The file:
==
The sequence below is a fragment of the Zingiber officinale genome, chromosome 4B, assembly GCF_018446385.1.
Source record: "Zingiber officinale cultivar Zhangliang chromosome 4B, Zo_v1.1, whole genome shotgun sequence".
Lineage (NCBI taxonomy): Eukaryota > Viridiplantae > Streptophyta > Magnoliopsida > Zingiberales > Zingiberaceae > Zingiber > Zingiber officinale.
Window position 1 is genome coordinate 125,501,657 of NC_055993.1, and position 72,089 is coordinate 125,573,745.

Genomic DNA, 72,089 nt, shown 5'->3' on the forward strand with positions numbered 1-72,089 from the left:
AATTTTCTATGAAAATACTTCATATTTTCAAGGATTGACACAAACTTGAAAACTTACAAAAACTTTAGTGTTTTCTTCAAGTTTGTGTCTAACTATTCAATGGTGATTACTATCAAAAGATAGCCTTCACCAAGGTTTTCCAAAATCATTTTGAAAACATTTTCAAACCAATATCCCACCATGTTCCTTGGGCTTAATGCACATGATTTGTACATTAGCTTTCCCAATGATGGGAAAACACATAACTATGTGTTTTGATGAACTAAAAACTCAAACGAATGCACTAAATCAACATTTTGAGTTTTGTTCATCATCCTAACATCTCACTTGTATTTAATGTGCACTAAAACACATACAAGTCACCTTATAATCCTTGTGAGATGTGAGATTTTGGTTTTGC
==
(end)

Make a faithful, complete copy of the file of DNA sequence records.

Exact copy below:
The sequence below is a fragment of the Zingiber officinale genome, chromosome 4B, assembly GCF_018446385.1.
Source record: "Zingiber officinale cultivar Zhangliang chromosome 4B, Zo_v1.1, whole genome shotgun sequence".
Lineage (NCBI taxonomy): Eukaryota > Viridiplantae > Streptophyta > Magnoliopsida > Zingiberales > Zingiberaceae > Zingiber > Zingiber officinale.
Window position 1 is genome coordinate 125,501,657 of NC_055993.1, and position 72,089 is coordinate 125,573,745.

Genomic DNA, 72,089 nt, shown 5'->3' on the forward strand with positions numbered 1-72,089 from the left:
AATTTTCTATGAAAATACTTCATATTTTCAAGGATTGACACAAACTTGAAAACTTACAAAAACTTTAGTGTTTTCTTCAAGTTTGTGTCTAACTATTCAATGGTGATTACTATCAAAAGATAGCCTTCACCAAGGTTTTCCAAAATCATTTTGAAAACATTTTCAAACCAATATCCCACCATGTTCCTTGGGCTTAATGCACATGATTTGTACATTAGCTTTCCCAATGATGGGAAAACACATAACTATGTGTTTTGATGAACTAAAAACTCAAACGAATGCACTAAATCAACATTTTGAGTTTTGTTCATCATCCTAACATCTCACTTGTATTTAATGTGCACTAAAACACATACAAGTCACCTTATAATCCTTGTGAGATGTGAGATTTTGGTTTTGC